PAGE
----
The Illinois Education Association is the largest PAC donor in the state; why can't I find them in the database?
The Sunshine Database standardizes the names of the largest donors to make it easier to find all of their contributions. But if you don't search under the name as it has been standardized, you won't find it. In general, don't search for the word "Illinois", or any of its abbreviations; use keywords that are less common. In this case, try "Education". The Illinois Education Association is listed as the IL Education Assn.
I found some contributions on your site that I could not find through the Illinois State Board of Elections' website. Why is that?
The Sunshine Database is based on the semi-annual reports filed with the State Board of Elections, which keeps the official records of campaign disclosure. If you find a contribution listed here but cannot find it through the State Board of Elections' website, there could be several explanations:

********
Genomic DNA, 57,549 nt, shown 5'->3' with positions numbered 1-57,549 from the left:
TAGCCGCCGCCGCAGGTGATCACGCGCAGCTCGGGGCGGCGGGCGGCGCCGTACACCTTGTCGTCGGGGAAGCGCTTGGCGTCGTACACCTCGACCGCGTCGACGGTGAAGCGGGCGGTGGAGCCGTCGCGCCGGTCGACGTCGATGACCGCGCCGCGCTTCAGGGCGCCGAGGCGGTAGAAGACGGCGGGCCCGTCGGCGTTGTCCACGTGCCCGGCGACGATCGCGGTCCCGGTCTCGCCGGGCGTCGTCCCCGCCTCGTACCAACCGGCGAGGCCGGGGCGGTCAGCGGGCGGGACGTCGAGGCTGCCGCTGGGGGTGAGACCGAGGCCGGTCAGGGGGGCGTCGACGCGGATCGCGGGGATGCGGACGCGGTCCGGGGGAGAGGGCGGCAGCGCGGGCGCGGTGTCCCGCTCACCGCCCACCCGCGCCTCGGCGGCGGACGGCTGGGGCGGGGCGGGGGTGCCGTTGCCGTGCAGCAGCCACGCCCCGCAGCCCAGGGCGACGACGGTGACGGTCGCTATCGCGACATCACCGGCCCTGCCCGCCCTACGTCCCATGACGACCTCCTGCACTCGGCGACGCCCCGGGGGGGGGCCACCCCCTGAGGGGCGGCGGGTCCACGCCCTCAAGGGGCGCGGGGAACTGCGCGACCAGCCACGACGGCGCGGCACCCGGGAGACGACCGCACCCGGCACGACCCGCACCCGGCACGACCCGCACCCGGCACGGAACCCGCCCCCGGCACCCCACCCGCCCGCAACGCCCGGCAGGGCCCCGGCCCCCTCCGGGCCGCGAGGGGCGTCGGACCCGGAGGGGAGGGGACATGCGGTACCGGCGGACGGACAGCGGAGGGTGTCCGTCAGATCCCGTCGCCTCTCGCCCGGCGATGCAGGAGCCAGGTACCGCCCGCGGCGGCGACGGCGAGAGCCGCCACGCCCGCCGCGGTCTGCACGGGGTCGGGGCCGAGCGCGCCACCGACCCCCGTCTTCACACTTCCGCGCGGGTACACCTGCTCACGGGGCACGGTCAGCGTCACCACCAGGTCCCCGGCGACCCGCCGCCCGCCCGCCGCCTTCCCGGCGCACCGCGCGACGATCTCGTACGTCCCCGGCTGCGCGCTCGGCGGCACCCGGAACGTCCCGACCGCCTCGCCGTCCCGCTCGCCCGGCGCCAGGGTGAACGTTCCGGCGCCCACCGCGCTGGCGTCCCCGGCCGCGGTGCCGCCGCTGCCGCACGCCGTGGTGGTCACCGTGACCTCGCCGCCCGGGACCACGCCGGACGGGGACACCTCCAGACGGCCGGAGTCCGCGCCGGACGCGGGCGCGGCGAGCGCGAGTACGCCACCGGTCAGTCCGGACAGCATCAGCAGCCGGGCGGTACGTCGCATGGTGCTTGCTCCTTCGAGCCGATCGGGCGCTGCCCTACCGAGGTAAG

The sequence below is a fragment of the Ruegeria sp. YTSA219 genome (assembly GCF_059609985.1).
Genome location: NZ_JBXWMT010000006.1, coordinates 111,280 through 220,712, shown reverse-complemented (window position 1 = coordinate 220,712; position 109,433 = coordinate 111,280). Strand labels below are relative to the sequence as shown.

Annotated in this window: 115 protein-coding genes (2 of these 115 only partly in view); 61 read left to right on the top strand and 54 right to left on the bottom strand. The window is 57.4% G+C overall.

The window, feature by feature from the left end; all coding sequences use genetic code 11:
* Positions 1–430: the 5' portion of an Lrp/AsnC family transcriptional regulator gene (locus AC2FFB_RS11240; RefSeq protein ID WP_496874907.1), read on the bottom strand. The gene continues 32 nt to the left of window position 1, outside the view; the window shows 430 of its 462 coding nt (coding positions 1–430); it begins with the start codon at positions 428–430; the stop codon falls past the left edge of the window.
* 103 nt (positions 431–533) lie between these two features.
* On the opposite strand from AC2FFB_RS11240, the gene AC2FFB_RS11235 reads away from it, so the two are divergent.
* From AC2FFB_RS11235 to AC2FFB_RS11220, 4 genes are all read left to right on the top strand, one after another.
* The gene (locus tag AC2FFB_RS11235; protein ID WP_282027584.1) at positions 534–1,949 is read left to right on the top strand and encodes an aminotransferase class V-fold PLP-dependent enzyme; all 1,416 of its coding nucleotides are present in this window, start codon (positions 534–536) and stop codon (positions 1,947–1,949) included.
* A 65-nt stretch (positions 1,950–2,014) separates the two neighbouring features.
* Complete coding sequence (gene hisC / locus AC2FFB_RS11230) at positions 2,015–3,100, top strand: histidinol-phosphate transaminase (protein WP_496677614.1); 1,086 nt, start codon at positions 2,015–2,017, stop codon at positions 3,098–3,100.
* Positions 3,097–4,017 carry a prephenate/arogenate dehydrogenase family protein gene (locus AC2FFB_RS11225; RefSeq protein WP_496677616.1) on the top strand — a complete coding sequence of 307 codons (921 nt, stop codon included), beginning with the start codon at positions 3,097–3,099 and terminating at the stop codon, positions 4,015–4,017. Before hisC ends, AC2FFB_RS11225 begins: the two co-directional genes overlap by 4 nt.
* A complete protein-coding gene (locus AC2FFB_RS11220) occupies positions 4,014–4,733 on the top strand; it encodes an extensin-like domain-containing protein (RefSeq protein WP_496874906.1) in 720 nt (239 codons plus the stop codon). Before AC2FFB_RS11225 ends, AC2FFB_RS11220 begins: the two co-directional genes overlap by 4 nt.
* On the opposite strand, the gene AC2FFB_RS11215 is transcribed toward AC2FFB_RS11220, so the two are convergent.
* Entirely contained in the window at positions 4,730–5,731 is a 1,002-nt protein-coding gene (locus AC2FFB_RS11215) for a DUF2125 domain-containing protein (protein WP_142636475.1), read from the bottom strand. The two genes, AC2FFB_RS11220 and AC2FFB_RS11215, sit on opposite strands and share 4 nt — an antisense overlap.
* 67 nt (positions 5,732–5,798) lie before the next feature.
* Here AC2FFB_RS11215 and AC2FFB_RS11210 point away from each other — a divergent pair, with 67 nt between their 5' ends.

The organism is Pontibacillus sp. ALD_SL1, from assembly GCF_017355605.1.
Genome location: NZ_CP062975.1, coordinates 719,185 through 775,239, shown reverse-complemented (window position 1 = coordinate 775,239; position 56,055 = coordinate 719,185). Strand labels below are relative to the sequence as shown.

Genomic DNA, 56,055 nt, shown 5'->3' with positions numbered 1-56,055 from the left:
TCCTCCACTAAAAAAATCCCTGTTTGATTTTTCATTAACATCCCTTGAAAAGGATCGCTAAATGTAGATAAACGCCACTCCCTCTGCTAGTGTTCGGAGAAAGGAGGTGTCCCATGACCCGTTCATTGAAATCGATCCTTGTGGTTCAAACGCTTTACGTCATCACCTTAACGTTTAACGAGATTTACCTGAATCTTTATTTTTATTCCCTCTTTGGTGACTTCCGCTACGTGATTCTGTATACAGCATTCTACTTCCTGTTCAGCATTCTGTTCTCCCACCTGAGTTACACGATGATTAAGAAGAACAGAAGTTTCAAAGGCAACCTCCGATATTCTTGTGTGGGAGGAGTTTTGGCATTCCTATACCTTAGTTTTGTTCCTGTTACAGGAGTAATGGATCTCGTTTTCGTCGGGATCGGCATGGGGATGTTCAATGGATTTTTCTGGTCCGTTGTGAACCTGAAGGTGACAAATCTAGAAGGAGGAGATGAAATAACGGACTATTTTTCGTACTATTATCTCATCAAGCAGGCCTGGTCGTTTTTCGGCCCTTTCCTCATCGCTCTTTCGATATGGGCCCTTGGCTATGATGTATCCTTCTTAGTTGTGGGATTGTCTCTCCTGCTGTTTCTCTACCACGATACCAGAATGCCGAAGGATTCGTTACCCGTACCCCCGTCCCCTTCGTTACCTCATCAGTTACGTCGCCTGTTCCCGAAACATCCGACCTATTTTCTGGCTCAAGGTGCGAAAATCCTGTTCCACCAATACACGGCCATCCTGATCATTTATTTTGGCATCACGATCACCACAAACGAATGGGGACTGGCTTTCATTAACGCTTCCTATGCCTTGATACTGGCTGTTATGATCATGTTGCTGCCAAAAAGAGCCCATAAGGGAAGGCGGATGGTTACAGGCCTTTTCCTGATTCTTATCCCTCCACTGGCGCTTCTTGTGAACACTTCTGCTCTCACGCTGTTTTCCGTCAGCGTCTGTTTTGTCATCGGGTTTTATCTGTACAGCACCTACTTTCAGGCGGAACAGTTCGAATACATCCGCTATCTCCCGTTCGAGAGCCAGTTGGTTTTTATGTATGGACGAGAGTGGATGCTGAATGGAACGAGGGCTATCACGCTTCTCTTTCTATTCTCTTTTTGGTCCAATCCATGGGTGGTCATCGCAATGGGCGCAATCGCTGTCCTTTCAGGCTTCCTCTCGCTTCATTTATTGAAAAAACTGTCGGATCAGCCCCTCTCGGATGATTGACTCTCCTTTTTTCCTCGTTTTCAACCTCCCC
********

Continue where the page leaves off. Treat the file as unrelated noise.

- The Sunshine Database standardizes the names of donors, so that even though a candidate might report a contribution from the IEA or I.E.A. or IPACE or the Illinois Education Association, the Sunshine Database will list the contribution as from the IL Education Assn. To verify a contribution through the State Board of Elections website, we recommend searching the State Board's reports by committee, date of receipt, and amount.
- The Sunshine Database is updated twice a year. It is possible that a political committee filed an amended disclosure report changing the date, amount, or donor's name related to a contribution. In that instance, the Sunshine Database would not reflect the more up-to-date information on the State Board of Elections' website.
How can I find out more about a particular donor?
Profiles of many donors are available through the Sunshine Database. Click here for a complete list.
Who is included in the Sunshine Database?
The Sunshine Database includes incumbents and candidates for state legislative, statewide executive, and appellate judicial offices.
How do I find profiles of particular officials?